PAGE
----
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Creation Groans

The Renaissance painter and inventor Leonardo da Vinci once observed, “Nothing strengthens authority so much as silence.” Silence can be emphatic. A pause in a sentence concentrates our attention on what is said next. In the same way, the silence that follows the opening of the seventh seal is a signal that what is about to take place is especially significant. What comes next? Not thunder or lightning, but “the prayers of all God’s people”. Our prayers may only be whispers, but they have the potential to harness the power of heaven.

The fact that the censer used to offer the prayers of God’s people is the same one that initiates the judgments of the seven trumpets implies a connection. Could it be that these seven judgments are a response to those prayers? These judgments follow those of the seven seals and increase in intensity.

The first four trumpet judgments are directed primarily at creation. They also echo the judgments on Egypt before the Exodus. Hail and fire mixed with blood destroy the earth’s vegetation (cf. Ex. 9:18–26). An object “like a huge mountain, all ablaze” falls into the seas, destroying a third of all life there (v. 8). A great “star” falls from the sky and embitters a third of the planet’s water supply (vv. 10–11). Sun, moon, and stars are also affected so that their light is diminished (v. 12).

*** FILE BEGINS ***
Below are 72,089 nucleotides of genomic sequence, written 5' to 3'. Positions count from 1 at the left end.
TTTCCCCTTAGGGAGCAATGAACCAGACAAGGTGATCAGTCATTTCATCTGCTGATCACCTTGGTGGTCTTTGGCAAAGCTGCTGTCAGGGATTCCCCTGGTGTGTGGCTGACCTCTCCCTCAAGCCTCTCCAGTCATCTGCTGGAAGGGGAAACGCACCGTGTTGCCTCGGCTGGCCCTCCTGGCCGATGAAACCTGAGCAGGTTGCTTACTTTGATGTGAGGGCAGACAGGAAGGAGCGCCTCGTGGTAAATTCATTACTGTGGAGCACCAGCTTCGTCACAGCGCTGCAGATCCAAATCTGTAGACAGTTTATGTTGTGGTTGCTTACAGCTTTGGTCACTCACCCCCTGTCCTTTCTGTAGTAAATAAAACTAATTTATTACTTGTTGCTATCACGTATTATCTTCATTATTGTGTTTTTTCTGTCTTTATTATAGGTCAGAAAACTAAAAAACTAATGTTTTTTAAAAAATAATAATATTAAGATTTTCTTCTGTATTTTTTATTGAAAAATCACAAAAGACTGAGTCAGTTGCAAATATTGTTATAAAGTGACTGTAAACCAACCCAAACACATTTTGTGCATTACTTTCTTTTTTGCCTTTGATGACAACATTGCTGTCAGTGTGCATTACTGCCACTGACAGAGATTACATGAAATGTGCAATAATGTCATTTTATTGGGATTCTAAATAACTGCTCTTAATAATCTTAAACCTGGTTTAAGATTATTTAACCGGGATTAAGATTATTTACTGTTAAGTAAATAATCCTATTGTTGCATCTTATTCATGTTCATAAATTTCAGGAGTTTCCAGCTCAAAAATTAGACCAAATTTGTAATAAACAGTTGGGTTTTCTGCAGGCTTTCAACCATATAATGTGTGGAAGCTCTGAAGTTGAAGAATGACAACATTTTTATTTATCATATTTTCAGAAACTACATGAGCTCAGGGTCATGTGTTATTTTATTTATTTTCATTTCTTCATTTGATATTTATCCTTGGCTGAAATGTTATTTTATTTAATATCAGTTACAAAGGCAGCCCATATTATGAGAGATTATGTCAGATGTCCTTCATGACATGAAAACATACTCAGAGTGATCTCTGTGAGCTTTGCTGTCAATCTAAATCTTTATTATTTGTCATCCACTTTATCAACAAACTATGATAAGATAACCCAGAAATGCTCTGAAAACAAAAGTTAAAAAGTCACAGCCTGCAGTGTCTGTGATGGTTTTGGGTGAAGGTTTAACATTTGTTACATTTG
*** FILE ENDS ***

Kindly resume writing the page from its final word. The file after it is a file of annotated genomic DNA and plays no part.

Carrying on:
Are these natural or supernatural events? It seems likely that they could involve both. They are ecological disasters in the sense that they have a devastating effect on the planet and its inhabitants. But they are directed by God and initiated by His agents. In this way creation is both affected by the consequences of humanity’s sin and participates in its judgment. Yet it all begins with prayer.

Apply the Word

Do you doubt the power of prayer? It is true that we cannot manipulate God with our words. But in some mysterious way the answers to our prayers are woven into the outworking of God’s plan. Notice how many times the prayers of God’s people have already appeared in the narrative of Revelation. What do you need to pray about today?

BY Dr. John Koessler, Chair and Professor of Pastoral Studies

Dr. John Koessler serves as chair and professor in the division of applied theology and church ministry at the Moody Bible Institute in Chicago, Illinois. He is married to Jane and has two sons, Drew and Jarred. John is the author of The Radical Pursuit of Rest (InterVarsity), The Surprising Grace of Disappointment (Moody) and True Discipleship (Moody). John has written several other books and articles and serves as a contributing editor for Today in the Word.

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